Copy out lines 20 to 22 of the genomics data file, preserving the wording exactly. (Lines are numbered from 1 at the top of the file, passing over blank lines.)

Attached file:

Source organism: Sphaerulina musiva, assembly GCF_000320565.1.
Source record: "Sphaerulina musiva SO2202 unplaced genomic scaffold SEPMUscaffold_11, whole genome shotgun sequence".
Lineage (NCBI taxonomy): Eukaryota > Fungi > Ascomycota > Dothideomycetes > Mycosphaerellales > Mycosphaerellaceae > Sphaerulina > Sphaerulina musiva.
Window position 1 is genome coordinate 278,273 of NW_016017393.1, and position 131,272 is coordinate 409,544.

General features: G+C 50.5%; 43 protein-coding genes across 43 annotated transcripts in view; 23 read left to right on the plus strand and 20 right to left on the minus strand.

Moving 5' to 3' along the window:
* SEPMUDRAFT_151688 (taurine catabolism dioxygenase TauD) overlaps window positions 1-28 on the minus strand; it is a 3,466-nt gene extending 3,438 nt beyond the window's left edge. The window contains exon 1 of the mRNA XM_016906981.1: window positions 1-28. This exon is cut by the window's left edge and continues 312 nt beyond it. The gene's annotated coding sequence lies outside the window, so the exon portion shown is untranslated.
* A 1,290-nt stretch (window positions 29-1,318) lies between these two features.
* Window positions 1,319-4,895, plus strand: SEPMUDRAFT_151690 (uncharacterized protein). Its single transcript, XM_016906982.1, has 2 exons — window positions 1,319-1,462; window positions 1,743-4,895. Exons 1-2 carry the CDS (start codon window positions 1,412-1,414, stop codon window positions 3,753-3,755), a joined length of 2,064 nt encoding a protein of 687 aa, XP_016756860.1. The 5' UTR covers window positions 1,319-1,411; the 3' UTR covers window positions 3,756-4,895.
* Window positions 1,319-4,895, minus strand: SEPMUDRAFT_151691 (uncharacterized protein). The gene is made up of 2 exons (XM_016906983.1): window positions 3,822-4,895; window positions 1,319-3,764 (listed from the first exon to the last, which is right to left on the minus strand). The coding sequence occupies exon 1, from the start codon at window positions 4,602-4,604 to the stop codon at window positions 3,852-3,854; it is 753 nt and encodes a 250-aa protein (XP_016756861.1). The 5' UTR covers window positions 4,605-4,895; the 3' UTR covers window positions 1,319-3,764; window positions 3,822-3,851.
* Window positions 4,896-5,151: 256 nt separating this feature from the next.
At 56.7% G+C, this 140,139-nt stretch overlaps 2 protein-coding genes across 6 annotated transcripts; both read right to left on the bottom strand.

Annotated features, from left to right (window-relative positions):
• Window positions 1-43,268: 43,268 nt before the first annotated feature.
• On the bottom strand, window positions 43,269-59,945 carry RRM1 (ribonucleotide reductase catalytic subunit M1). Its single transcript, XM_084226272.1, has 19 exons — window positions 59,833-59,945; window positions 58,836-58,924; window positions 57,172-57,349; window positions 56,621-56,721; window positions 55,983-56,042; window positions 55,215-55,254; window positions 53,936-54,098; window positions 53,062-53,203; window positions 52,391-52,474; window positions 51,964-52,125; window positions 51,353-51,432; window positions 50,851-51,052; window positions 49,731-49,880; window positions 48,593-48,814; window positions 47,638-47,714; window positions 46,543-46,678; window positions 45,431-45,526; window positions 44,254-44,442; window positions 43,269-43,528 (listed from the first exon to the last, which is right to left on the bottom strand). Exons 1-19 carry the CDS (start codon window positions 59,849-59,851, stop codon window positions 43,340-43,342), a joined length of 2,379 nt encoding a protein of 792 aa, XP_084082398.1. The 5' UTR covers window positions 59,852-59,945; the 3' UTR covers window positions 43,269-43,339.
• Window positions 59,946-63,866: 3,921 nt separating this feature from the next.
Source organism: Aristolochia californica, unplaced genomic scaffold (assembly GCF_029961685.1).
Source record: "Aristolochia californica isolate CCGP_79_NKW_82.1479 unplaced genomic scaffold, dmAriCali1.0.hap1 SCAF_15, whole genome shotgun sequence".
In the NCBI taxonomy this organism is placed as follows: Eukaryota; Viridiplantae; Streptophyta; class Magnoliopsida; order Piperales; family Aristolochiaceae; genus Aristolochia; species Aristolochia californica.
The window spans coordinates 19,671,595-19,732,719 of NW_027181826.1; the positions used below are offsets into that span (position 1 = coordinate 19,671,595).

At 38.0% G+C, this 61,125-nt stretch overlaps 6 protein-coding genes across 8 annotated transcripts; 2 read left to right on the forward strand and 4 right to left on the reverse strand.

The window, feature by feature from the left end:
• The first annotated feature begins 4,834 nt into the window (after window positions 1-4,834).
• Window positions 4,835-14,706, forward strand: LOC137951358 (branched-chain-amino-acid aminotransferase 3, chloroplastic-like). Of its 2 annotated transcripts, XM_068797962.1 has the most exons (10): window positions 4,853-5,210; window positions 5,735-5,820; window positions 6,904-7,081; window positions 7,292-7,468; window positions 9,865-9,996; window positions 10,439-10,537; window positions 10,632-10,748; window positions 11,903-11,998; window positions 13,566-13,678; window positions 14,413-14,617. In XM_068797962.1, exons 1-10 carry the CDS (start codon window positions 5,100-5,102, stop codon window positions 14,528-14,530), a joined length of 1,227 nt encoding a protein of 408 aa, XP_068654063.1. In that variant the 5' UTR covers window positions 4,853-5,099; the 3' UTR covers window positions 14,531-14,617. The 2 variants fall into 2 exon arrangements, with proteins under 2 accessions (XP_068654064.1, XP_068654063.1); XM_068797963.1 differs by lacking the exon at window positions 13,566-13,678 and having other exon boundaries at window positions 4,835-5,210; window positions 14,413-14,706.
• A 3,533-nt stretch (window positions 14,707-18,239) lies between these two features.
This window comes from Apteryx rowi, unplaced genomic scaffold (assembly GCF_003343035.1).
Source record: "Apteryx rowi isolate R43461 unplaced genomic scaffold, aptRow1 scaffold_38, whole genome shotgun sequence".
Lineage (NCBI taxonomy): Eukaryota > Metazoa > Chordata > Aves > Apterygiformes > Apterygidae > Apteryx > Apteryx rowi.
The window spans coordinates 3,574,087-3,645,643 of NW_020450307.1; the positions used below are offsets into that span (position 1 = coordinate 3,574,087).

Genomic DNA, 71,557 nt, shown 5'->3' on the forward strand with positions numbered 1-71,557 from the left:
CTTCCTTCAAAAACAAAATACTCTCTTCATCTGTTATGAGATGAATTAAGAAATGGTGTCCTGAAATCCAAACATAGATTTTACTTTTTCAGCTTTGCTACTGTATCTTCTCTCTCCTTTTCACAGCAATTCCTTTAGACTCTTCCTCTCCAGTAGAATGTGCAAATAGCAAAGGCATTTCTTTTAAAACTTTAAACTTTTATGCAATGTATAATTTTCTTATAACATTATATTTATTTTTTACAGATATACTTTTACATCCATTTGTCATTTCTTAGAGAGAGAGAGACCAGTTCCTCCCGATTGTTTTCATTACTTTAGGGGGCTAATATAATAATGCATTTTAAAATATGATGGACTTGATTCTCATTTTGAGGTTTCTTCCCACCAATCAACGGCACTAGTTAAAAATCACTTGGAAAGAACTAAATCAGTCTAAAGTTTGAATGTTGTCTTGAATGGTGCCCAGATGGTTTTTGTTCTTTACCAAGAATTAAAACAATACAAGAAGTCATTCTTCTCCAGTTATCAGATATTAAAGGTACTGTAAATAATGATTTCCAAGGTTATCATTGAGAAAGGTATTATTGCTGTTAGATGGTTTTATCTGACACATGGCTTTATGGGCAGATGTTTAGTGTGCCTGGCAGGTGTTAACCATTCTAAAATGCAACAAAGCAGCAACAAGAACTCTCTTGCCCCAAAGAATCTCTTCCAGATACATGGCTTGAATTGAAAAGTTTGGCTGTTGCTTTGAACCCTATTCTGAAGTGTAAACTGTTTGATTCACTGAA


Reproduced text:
The window spans coordinates 19,671,595-19,732,719 of NW_027181826.1; the positions used below are offsets into that span (position 1 = coordinate 19,671,595).

At 38.0% G+C, this 61,125-nt stretch overlaps 6 protein-coding genes across 8 annotated transcripts; 2 read left to right on the forward strand and 4 right to left on the reverse strand.

The window, feature by feature from the left end: